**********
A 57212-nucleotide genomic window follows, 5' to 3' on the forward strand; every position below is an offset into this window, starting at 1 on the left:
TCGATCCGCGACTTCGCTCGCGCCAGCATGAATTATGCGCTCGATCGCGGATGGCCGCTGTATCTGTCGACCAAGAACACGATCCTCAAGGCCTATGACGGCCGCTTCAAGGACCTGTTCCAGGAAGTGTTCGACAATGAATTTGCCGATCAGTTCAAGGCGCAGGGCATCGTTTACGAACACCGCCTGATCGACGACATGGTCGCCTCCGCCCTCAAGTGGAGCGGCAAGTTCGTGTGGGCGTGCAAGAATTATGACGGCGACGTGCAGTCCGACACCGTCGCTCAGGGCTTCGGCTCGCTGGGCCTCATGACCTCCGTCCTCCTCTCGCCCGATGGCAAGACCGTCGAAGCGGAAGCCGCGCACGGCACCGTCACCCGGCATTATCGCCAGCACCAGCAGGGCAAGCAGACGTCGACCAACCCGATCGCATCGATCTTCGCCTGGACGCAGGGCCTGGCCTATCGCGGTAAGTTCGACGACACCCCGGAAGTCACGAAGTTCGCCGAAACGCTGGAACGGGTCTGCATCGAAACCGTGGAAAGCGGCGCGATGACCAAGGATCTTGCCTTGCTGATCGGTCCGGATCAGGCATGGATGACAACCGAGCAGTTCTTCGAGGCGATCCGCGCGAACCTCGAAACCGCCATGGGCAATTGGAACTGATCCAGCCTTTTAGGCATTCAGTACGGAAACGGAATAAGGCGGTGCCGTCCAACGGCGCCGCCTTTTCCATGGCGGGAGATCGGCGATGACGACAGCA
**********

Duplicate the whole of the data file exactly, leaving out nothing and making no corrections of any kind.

A 57212-nucleotide genomic window follows, 5' to 3' on the forward strand; every position below is an offset into this window, starting at 1 on the left:
TCGATCCGCGACTTCGCTCGCGCCAGCATGAATTATGCGCTCGATCGCGGATGGCCGCTGTATCTGTCGACCAAGAACACGATCCTCAAGGCCTATGACGGCCGCTTCAAGGACCTGTTCCAGGAAGTGTTCGACAATGAATTTGCCGATCAGTTCAAGGCGCAGGGCATCGTTTACGAACACCGCCTGATCGACGACATGGTCGCCTCCGCCCTCAAGTGGAGCGGCAAGTTCGTGTGGGCGTGCAAGAATTATGACGGCGACGTGCAGTCCGACACCGTCGCTCAGGGCTTCGGCTCGCTGGGCCTCATGACCTCCGTCCTCCTCTCGCCCGATGGCAAGACCGTCGAAGCGGAAGCCGCGCACGGCACCGTCACCCGGCATTATCGCCAGCACCAGCAGGGCAAGCAGACGTCGACCAACCCGATCGCATCGATCTTCGCCTGGACGCAGGGCCTGGCCTATCGCGGTAAGTTCGACGACACCCCGGAAGTCACGAAGTTCGCCGAAACGCTGGAACGGGTCTGCATCGAAACCGTGGAAAGCGGCGCGATGACCAAGGATCTTGCCTTGCTGATCGGTCCGGATCAGGCATGGATGACAACCGAGCAGTTCTTCGAGGCGATCCGCGCGAACCTCGAAACCGCCATGGGCAATTGGAACTGATCCAGCCTTTTAGGCATTCAGTACGGAAACGGAATAAGGCGGTGCCGTCCAACGGCGCCGCCTTTTCCATGGCGGGAGATCGGCGATGACGACAGCA